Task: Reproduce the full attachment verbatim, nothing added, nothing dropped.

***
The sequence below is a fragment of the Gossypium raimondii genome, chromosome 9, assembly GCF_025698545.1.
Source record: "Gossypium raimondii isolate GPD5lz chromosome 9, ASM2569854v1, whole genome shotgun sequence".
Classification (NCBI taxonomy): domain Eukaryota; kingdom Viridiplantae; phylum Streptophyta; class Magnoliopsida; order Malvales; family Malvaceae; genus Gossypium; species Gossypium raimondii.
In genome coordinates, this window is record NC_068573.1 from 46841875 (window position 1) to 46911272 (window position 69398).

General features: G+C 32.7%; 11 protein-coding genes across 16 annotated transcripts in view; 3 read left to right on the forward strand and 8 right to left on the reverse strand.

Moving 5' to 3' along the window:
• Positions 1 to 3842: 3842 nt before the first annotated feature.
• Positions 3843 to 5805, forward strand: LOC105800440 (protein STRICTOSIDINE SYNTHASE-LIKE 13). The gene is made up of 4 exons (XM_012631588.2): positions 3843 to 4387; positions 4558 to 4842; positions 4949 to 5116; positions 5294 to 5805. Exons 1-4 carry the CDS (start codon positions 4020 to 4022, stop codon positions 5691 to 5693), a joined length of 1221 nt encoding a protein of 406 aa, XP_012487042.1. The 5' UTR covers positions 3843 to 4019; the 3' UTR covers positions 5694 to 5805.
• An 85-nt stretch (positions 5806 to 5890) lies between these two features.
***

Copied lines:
The sequence below is a fragment of the Gossypium raimondii genome, chromosome 9, assembly GCF_025698545.1.
Source record: "Gossypium raimondii isolate GPD5lz chromosome 9, ASM2569854v1, whole genome shotgun sequence".
Classification (NCBI taxonomy): domain Eukaryota; kingdom Viridiplantae; phylum Streptophyta; class Magnoliopsida; order Malvales; family Malvaceae; genus Gossypium; species Gossypium raimondii.
In genome coordinates, this window is record NC_068573.1 from 46841875 (window position 1) to 46911272 (window position 69398).

General features: G+C 32.7%; 11 protein-coding genes across 16 annotated transcripts in view; 3 read left to right on the forward strand and 8 right to left on the reverse strand.

Moving 5' to 3' along the window:
• Positions 1 to 3842: 3842 nt before the first annotated feature.
• Positions 3843 to 5805, forward strand: LOC105800440 (protein STRICTOSIDINE SYNTHASE-LIKE 13). The gene is made up of 4 exons (XM_012631588.2): positions 3843 to 4387; positions 4558 to 4842; positions 4949 to 5116; positions 5294 to 5805. Exons 1-4 carry the CDS (start codon positions 4020 to 4022, stop codon positions 5691 to 5693), a joined length of 1221 nt encoding a protein of 406 aa, XP_012487042.1. The 5' UTR covers positions 3843 to 4019; the 3' UTR covers positions 5694 to 5805.
• An 85-nt stretch (positions 5806 to 5890) lies between these two features.